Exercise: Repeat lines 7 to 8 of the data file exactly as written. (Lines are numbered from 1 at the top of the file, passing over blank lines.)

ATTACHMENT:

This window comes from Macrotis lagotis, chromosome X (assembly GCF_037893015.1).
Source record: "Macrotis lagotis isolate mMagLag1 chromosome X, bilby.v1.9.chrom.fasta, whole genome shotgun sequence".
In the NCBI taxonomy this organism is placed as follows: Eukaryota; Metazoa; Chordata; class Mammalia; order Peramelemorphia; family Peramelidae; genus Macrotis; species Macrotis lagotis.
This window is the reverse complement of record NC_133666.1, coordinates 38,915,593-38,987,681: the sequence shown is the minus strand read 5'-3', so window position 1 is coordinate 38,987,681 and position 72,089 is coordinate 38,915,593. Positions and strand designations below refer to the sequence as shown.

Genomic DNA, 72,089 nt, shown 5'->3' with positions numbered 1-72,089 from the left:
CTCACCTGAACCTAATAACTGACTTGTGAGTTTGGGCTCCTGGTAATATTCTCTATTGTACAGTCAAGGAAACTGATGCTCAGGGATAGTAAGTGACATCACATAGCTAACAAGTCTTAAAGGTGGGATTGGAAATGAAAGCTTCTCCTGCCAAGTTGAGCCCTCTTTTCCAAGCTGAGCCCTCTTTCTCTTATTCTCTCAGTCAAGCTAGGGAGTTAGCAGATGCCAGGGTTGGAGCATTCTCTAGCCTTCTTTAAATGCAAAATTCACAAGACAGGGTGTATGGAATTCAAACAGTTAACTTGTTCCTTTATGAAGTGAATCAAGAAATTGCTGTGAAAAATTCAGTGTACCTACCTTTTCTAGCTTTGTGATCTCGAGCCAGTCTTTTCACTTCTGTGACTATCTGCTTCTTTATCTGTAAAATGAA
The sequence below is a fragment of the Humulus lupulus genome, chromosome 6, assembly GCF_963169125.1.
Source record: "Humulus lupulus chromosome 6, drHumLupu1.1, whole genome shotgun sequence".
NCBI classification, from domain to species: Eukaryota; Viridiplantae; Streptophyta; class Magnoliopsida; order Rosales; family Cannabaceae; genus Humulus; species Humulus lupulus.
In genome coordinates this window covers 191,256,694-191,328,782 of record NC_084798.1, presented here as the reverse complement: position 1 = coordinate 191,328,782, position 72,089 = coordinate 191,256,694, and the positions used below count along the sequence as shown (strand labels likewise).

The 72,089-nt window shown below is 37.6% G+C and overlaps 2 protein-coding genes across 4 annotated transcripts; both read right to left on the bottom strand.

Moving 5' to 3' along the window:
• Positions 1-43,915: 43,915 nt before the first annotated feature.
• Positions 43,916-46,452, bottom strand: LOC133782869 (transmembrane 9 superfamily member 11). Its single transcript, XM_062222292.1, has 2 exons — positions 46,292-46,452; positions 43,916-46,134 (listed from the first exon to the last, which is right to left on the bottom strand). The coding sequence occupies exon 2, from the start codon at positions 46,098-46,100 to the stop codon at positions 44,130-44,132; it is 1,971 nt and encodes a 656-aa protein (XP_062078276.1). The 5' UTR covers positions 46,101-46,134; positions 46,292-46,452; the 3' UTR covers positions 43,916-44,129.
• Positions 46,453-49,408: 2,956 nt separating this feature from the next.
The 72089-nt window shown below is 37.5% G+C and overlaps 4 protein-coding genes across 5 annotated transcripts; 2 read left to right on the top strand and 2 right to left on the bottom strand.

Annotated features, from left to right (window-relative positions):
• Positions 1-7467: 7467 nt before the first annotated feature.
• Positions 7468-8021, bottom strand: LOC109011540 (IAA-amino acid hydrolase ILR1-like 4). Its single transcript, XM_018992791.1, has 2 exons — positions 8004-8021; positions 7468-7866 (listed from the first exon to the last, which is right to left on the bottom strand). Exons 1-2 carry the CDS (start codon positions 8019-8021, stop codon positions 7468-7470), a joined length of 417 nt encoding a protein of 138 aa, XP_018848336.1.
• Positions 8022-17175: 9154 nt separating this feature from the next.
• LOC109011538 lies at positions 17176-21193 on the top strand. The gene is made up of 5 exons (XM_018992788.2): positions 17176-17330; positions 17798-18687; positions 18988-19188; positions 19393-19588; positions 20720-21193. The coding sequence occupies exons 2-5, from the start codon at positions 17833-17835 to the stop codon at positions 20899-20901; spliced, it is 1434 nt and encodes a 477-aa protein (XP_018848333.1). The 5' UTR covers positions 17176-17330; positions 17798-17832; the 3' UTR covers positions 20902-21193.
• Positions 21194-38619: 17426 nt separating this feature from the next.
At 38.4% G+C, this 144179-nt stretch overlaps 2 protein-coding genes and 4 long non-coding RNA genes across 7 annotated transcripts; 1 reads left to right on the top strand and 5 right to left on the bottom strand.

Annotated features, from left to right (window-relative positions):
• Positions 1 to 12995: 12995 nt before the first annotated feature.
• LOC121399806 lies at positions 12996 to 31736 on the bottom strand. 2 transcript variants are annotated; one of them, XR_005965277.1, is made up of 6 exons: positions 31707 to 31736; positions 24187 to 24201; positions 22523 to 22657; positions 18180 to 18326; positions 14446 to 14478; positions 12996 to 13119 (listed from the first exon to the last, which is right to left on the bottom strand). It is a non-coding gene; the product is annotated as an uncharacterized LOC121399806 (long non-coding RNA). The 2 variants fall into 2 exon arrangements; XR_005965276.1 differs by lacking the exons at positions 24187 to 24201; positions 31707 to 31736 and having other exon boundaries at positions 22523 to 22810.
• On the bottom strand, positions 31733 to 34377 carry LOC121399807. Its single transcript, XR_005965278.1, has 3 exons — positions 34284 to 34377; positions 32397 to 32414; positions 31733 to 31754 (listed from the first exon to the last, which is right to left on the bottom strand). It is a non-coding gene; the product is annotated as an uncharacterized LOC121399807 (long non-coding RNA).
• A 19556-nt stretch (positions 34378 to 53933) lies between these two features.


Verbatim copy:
The sequence below is a fragment of the Humulus lupulus genome, chromosome 6, assembly GCF_963169125.1.
Source record: "Humulus lupulus chromosome 6, drHumLupu1.1, whole genome shotgun sequence".